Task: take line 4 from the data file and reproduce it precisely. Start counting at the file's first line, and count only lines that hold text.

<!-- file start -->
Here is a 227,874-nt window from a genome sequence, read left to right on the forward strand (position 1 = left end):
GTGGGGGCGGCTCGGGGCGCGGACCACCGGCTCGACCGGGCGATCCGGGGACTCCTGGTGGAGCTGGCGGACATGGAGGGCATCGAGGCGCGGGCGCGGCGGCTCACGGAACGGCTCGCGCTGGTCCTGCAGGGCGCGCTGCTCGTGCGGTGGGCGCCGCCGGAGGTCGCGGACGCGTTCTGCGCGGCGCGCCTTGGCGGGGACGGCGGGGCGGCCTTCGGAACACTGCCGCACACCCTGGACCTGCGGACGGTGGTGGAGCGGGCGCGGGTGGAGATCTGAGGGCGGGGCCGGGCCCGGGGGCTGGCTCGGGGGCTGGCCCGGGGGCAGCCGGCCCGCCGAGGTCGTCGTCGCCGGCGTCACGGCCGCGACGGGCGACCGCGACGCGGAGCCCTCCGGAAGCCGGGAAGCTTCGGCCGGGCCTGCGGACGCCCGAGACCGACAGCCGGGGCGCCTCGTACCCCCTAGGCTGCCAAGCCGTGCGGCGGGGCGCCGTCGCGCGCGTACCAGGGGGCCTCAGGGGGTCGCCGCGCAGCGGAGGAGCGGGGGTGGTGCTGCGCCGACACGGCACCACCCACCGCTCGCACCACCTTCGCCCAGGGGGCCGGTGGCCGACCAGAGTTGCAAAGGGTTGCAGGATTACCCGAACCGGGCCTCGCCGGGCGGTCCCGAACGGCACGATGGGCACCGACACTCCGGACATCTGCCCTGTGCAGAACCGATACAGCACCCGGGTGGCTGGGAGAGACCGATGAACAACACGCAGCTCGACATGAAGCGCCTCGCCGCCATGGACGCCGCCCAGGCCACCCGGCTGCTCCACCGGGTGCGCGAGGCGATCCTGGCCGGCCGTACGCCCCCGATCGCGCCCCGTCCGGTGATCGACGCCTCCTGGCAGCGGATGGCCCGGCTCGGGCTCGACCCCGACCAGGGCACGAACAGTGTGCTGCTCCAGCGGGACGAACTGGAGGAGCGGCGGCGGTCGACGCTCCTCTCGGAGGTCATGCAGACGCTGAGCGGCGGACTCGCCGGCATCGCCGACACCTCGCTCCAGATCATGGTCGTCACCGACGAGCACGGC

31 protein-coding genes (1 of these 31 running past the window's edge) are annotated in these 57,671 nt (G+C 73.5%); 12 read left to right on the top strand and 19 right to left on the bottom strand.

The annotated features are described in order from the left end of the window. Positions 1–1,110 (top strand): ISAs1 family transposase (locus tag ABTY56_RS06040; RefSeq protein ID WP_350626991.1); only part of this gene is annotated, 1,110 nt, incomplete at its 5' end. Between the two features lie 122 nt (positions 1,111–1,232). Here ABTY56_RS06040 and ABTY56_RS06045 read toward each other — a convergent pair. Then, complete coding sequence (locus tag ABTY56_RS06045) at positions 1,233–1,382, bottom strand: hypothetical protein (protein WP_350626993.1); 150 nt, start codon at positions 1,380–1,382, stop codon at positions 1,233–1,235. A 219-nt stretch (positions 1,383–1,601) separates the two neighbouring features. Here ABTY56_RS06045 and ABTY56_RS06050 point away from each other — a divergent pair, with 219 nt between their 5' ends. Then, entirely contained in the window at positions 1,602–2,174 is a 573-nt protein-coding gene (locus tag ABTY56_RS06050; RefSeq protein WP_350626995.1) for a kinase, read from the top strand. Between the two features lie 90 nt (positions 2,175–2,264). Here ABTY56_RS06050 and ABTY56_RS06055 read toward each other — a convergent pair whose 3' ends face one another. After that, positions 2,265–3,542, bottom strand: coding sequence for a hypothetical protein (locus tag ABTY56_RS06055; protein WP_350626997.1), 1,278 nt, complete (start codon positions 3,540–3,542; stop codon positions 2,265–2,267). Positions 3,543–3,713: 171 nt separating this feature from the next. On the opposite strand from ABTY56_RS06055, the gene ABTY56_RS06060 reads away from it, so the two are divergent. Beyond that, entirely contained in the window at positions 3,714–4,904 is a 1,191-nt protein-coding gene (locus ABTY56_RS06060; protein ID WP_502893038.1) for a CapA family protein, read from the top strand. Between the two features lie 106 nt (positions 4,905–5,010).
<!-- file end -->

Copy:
The annotated features are described in order from the left end of the window. Positions 1–1,110 (top strand): ISAs1 family transposase (locus tag ABTY56_RS06040; RefSeq protein ID WP_350626991.1); only part of this gene is annotated, 1,110 nt, incomplete at its 5' end. Between the two features lie 122 nt (positions 1,111–1,232). Here ABTY56_RS06040 and ABTY56_RS06045 read toward each other — a convergent pair. Then, complete coding sequence (locus tag ABTY56_RS06045) at positions 1,233–1,382, bottom strand: hypothetical protein (protein WP_350626993.1); 150 nt, start codon at positions 1,380–1,382, stop codon at positions 1,233–1,235. A 219-nt stretch (positions 1,383–1,601) separates the two neighbouring features. Here ABTY56_RS06045 and ABTY56_RS06050 point away from each other — a divergent pair, with 219 nt between their 5' ends. Then, entirely contained in the window at positions 1,602–2,174 is a 573-nt protein-coding gene (locus tag ABTY56_RS06050; RefSeq protein WP_350626995.1) for a kinase, read from the top strand. Between the two features lie 90 nt (positions 2,175–2,264). Here ABTY56_RS06050 and ABTY56_RS06055 read toward each other — a convergent pair whose 3' ends face one another. After that, positions 2,265–3,542, bottom strand: coding sequence for a hypothetical protein (locus tag ABTY56_RS06055; protein WP_350626997.1), 1,278 nt, complete (start codon positions 3,540–3,542; stop codon positions 2,265–2,267). Positions 3,543–3,713: 171 nt separating this feature from the next. On the opposite strand from ABTY56_RS06055, the gene ABTY56_RS06060 reads away from it, so the two are divergent. Beyond that, entirely contained in the window at positions 3,714–4,904 is a 1,191-nt protein-coding gene (locus ABTY56_RS06060; protein ID WP_502893038.1) for a CapA family protein, read from the top strand. Between the two features lie 106 nt (positions 4,905–5,010).